Words On Birds by Steve Grinley
Dovekies on the Move
December 09, 2022
By Steve Grinley
One of the thrills of birding is that moment, or that day, when you are left in awe over the experience. The experience seems so surreal that it feels like a dream. The last one was that amazing warbler “fallout” on Plum Island that I wrote about back in May. Prior to that it was the “bird of the century”, the Steller’s Sea Eagle that was discovered in Dighton last December. Both events took our breath away.
Last Tuesday was another one of those days. It started off innocent enough – no special storms or weather events to raise suspicion that it could be a remarkable birding day. It was a relatively calm December day, slightly above normal temperatures and light southeast winds.
Then the reports started coming in. First, from Tom Wetmore who was sea watching at Lot 7 on Plum Island. He reported at least 60 dovekies moving south, including a large flock of 40 birds. Moments later he reported 15 more. Then 15 more. Then 30 more, but he had to leave. Then saying that he couldn’t leave – 55 more!
Doug Chickering also posted from Lot 7 that he had 600 dovekies in an hour! Tom then received a text from Rick Heil who had 700 dovekies in 11 minutes on Cape Ann, some passing overhead! Rick was heading for Andrew Point, so our plan was to head there too!
Dovekies are one of our smallest alcids, seabirds that nest high in the arctic. They are less than 8 inches long, chubby with a stubby bill and relatively long wings. They do make it down to the New England coast in the winter, but they are often hard to find. There are winters when we scramble to see one dovekie, let alone tens or hundreds!
We arrived at Andrew’s Point in Rockport around noon, about an hour after Rick. He had already tallied more than a thousand dovekies moving south, as well as high number of common murres. We set up our scopes and immediately watched tens of dovekies stream through our field of view.
To see so many of these usually elusive small birds streaming endlessly through our scopes was mesmerizing. It was like seeing that sea eagle last December – all I could say was wow! As I looked at a flock of dovekies moving across the sea, my view would be interrupted with 3 or 4 razorbills or murres crossing their path. Or when I peered at one of the many kittiwakes flying by, a flock of dovekies would draw my attention away.
Rick described it as an “Allepalooza!! Epic dovekie flight ongoing during the entire period; individual and flocks up to 30-40 individuals constantly in view, many passing very close, even along and even over the rocky shoreline, but majority farther offshore; all moving NW to ESE; occasionally a small flock would drop in briefly with the eiders and scoters at the point. I’m kicking myself for not starting here at first light, but such an incredible flight was not expected under light to moderate SE winds; had I been here all day I’m guessing I would have tallied 15,000+.”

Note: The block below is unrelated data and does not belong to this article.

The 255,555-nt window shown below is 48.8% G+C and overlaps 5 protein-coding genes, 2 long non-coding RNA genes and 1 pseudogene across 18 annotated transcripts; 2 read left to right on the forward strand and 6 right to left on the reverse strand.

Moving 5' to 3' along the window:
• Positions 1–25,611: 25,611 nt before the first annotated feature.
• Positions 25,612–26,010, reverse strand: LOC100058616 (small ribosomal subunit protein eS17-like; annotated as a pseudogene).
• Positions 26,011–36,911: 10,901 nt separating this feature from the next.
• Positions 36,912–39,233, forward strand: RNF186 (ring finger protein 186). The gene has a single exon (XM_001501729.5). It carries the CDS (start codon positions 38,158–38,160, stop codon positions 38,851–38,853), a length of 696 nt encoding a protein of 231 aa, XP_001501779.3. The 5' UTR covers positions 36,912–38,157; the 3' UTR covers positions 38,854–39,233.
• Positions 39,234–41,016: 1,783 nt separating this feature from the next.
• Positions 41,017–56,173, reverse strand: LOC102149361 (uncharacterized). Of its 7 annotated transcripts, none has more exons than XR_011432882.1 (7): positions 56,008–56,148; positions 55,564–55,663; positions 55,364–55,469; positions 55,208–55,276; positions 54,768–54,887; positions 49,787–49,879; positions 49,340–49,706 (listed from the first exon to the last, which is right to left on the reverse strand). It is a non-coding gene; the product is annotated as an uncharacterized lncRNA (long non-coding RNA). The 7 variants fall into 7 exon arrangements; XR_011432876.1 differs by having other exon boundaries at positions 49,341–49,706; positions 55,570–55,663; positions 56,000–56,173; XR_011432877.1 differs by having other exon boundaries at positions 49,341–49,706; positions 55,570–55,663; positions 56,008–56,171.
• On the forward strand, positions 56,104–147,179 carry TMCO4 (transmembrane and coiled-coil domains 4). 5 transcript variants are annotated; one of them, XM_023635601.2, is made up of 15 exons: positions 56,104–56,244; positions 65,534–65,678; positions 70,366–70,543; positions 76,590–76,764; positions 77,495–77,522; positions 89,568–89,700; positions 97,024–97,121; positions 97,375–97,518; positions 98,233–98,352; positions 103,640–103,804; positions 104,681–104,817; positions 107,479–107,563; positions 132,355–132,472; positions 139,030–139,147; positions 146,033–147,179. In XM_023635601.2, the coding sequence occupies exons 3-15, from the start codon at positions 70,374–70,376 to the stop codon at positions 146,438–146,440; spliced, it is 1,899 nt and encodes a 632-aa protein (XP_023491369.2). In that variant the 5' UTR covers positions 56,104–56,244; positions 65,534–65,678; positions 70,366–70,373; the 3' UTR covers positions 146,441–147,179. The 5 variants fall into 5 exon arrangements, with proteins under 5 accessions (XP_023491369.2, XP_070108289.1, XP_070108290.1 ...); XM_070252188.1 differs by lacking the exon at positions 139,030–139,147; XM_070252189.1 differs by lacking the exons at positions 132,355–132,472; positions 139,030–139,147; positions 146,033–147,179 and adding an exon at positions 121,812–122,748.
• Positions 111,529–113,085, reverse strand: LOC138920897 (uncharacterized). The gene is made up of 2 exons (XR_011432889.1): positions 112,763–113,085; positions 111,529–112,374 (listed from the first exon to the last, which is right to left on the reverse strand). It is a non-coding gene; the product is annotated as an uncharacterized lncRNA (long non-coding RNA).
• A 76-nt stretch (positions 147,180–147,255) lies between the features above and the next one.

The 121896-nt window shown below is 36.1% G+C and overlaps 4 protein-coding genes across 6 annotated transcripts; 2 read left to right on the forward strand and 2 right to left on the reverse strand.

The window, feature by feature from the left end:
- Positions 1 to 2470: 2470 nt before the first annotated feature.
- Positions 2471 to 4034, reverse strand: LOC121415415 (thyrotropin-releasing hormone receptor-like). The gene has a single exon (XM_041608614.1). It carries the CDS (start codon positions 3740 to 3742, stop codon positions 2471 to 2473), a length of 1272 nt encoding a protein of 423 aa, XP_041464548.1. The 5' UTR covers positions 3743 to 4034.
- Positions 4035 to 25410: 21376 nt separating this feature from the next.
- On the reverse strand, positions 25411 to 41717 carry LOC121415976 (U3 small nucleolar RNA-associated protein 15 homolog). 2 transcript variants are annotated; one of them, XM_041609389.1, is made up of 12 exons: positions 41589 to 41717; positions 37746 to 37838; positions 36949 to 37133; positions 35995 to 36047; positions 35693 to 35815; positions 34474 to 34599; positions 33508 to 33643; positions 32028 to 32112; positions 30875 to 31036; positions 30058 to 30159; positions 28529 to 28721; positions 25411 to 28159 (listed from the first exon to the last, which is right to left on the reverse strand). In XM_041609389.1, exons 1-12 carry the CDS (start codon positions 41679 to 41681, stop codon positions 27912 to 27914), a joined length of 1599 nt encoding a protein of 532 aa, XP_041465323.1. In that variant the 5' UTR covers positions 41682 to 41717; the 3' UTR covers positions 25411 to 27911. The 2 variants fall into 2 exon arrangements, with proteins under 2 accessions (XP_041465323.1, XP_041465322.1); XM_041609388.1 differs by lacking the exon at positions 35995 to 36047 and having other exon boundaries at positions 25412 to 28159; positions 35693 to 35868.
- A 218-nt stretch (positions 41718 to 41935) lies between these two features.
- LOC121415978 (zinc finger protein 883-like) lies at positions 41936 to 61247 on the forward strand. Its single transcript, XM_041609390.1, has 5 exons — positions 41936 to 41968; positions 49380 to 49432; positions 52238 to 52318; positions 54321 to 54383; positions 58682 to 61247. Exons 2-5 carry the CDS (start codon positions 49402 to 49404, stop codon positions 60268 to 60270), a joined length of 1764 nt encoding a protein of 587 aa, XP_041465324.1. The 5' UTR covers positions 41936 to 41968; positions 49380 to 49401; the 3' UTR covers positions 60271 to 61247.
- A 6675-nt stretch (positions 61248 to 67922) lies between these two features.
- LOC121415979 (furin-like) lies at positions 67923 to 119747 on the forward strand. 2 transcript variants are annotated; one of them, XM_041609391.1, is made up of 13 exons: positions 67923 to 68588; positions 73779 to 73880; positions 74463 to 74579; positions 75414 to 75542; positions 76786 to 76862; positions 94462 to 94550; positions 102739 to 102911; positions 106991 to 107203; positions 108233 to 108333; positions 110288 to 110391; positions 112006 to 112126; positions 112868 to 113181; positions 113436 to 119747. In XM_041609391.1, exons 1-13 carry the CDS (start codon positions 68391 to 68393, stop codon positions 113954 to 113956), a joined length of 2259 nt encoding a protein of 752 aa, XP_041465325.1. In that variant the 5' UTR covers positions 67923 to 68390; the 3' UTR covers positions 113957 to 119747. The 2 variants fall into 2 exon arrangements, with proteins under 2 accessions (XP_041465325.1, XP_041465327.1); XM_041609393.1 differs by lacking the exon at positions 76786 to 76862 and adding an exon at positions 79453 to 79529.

Rick’s total was 7250 dovekies that day, which was his highest count in the past 48 years of sea watching at Andrews Point. We estimated 5400 dovekies during our time there that day. It seemed surreal – almost unbelievable. I don’t remember ever seeing more than a dozen in a day.
Meanwhile, at the viewing platform at Lot 7 on Plum Island, Doug Chickering was with Tom Wetmore and others and reported the following:
“It was a perfect December day. A slight wind off the water was not unpleasant and it would be a while before the chill settled in. It was cloudy which removed the glare of the low sun, yet the air was dry and visibility perfect to the horizon. In short, a perfect December morning.
“I sat there with my friends, on the deck at Parking Lot 7, not yet cold, filled with a special exhilaration, and was transfixed. Transfixed by the stream of dovekies passing under the lee of Cape Ann, as seen from Parking lot 7 on Plum Island. All of them heading south, Sometimes in pairs or small groups of a half dozen. Sometimes in streams as long as forty, or maybe fifty birds long.
There was an intense determination in the frantic flying, and an almost desperate quality as they skimmed just inches above the surf. The flocks were fluid with a cluster of birds up front, possibly vying for the lead, and a string of birds behind them. Usually there was a trailing bird at the end of the flock. Sometimes the flocks would be close and he identification clear and unambiguous, sometimes distant, but still reliably identified by their unique flight style and by their small size.
There was a dreamlike quality to the three hours I stayed and got colder. The spectacle before me was as rare as it was compelling. It seemed as if every time I looked though my scope there would be a flock of dovekies, scurrying over the water. I have been birding, seriously, for four decades and this was the most dovekies I had ever seen; cumulatively. My final count 1319 birds. And that is an undercount.”
Rick went back to Andrew’s Point on Wednesday and saw another 4250 dovekies!
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